I know there are many questions like this on AskDifferent, but I've found none that specifically address the fairly glaring omission in more modern Mac OS builds of per-user home folder encryption via FileFault.
I don't know when Apple changed it, but older versions of OS X FileVault let you encrypt individual user's entire /Users/[user] folders. Not only was it "possible", it had a super-easy interface that seemed to encourage users to discover the functionality, and do it.
For example, I have a 2010 Macbook Pro 6,2 running Snow Leopard, with individually encrypted /Users/[user] folders. It's a great and very necessary feature for many use cases. (E.g. most scenarios where multiple users use the same macbook, either at home or work.) I will never upgrade the OS, so that I won't lose that functionality!
I'm also using a 2014 Macbook Pro 11,3 running El Capitan. FileVault has no such option to encrypt /Users/[user]. This seems like a huge step backward. Encrypting the whole drive - while great if you just happen to lose the laptop while completely powered off - will do nothing to address the common use case mentioned above. (Besides, some experts consider having encrypted home folders - plus a "guest" account with no password [plus some recovery service running] - a good way at improving your odds of recovering the machine. Not perfect and no match for professional thieves who just wipe it anyway, but better than nothing.)
So this question is really in two parts: 1) Is there a solution, ideally native, for per-user /Users/[user] encryption; and 2) Why did Apple remove such an essential feature from FileVault? Maybe only Apple knows. But often times the "why" behind controversial decisions are publicly well-known or at least known. E.g. explained in developer blogs, release notes, videos from public user/developer conferences, convention speeches, dev interviews by tech blogs, etc.
I am fully aware that it is trivially easy to create an encrypted loopback file that I can mount after login and even automate the mounting of, to store sensitive documents in. But as we know, there is quite a bit of potentially sensitive information that gets stored automagically in /User/[home], by design and as intended by Apple, including settings we may not even be aware of, that makes per-user encryption of the whole /Users/[user] folder imperative. (And besides, rather than using an encrypted loopback file, I'll just use an eCryptFS folder shared via SMB to a VM running Linux, which is my standard solution on Windows and Mac when not running Linux natively.)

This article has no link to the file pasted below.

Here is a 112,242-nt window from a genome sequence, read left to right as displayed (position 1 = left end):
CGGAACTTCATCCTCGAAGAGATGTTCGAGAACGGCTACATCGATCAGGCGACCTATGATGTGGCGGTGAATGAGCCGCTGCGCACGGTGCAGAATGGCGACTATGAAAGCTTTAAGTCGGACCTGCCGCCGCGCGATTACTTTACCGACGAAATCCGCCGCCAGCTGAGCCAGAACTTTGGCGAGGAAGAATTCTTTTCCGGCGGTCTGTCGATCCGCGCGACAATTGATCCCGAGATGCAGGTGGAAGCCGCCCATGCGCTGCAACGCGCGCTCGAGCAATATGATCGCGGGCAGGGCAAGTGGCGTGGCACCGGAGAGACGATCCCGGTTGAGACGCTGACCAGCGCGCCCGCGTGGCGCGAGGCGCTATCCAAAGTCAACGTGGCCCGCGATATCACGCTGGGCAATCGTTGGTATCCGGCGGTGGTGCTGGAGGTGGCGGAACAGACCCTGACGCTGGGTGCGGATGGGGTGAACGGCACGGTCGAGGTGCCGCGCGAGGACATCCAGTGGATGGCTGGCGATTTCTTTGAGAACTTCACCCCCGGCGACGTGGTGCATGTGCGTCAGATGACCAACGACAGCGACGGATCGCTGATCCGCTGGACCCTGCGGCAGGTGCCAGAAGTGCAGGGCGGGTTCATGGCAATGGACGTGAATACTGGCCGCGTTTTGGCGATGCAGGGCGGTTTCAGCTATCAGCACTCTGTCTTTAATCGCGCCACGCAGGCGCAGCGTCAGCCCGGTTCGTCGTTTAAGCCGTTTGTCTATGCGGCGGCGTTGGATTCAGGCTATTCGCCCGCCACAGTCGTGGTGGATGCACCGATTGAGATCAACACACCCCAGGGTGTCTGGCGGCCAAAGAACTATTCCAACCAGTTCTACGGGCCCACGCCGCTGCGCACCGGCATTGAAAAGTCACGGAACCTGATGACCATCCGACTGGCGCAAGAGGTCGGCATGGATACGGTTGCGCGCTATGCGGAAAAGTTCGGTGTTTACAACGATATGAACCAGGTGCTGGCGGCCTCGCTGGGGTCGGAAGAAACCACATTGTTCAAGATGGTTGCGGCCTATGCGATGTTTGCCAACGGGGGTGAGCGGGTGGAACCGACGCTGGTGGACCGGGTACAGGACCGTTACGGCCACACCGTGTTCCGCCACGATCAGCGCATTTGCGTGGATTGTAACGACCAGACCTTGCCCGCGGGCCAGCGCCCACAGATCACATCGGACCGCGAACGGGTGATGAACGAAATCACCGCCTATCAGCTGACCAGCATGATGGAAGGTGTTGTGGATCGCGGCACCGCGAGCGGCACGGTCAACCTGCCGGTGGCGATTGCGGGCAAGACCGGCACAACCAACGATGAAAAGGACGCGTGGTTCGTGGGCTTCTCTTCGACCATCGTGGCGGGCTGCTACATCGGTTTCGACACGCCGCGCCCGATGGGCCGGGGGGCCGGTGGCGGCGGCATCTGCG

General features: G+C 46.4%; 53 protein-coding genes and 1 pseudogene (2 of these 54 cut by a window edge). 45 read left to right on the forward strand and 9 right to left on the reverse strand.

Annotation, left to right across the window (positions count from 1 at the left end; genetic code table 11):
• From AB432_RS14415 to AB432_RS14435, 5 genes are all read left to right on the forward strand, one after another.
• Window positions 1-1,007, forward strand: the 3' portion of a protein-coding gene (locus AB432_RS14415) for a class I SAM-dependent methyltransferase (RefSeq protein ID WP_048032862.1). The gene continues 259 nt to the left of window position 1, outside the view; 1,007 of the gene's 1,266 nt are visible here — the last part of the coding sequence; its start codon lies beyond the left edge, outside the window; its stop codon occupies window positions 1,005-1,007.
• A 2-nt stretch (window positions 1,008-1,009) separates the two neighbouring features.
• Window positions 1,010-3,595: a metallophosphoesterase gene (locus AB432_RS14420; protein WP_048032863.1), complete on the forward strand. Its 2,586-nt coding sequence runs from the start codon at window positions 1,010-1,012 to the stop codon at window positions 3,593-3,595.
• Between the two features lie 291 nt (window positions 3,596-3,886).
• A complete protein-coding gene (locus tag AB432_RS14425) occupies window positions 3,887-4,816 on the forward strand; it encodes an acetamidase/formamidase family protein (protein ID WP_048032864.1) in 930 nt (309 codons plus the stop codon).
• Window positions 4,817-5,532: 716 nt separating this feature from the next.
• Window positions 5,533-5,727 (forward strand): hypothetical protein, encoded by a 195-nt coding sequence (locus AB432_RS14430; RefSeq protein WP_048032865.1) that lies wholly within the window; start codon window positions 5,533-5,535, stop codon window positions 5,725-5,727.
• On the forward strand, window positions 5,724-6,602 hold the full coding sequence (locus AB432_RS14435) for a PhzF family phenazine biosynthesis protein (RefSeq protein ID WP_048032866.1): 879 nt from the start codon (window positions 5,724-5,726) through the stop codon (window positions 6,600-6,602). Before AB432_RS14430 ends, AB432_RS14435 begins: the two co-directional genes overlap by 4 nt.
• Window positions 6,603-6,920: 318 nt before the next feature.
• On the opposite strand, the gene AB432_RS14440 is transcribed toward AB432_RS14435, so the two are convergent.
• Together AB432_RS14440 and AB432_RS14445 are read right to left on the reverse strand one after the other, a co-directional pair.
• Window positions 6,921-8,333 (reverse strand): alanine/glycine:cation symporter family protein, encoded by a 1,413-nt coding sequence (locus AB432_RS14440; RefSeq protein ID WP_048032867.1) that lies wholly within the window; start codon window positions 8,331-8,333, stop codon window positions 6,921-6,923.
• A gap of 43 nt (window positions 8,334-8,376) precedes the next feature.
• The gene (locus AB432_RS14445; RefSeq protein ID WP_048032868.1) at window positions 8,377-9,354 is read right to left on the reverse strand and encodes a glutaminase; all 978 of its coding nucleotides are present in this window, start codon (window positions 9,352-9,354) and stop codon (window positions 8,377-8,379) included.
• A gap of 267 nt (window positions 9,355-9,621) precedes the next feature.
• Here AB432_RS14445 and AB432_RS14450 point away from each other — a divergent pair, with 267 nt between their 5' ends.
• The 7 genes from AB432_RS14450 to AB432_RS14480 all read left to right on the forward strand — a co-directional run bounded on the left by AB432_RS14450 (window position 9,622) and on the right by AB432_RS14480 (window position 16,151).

BTW - I don't use TimeMachine.
Update: The fundamental reason for per-user encryption of their /User/[user] folder, with unique encryption keys, is to keep user data secure from other users of the same system. While one may disagree with giving multiple users of the same system sudo rights, there are plenty of legitimate use cases for doing so. FileVault2 only "secures" users from each other, via unix file permissions. But access to others' data is only a 'sudo chmod -R' away. That is not a real solution, to the requirement of securing users' data from each other. A real solution involves unique encryption keys of users' entire home folders (/home/[user] or /Users/[user]). Many Linux distributions make this trivially easy, as did older versions of Mac OS X / FileVault.
Update 2: System folders like Library and var "might" contain sensitive user data - either stored on purpose by negligently designed apps or leaked accidentally - but 1) almost never do in the real world of unix and unix-like systems, 2) by convention for well-behaved apps are not supposed to, and 3) most importantly - are not even physically able to in an age of increasing sandbox-iness - e.g. mac OS not allowing apps running in user mode to write to sensitive locations like that. Furthermore, just because misbehaved and/or malicious apps might leak sensitive user data to a system folder, is not a rational argument against a user or organizational requirement to secure sudo users against each other on the same system. But rather than add unnecessary debate to this question, let's just update the requirement to be:
"Secure users' data against each other with their own unique encryption keys applied to each users' entire /User/[user] folder, regardless of whether or not any/all users have sudo rights, in order to secure all of their regular user-mode data, except for the intrinsically hard-to-cover edge case of sensitive user data leaked to global system folders which of course is supposed to be impossible at the OS level when sandboxed apps are run in regular user mode."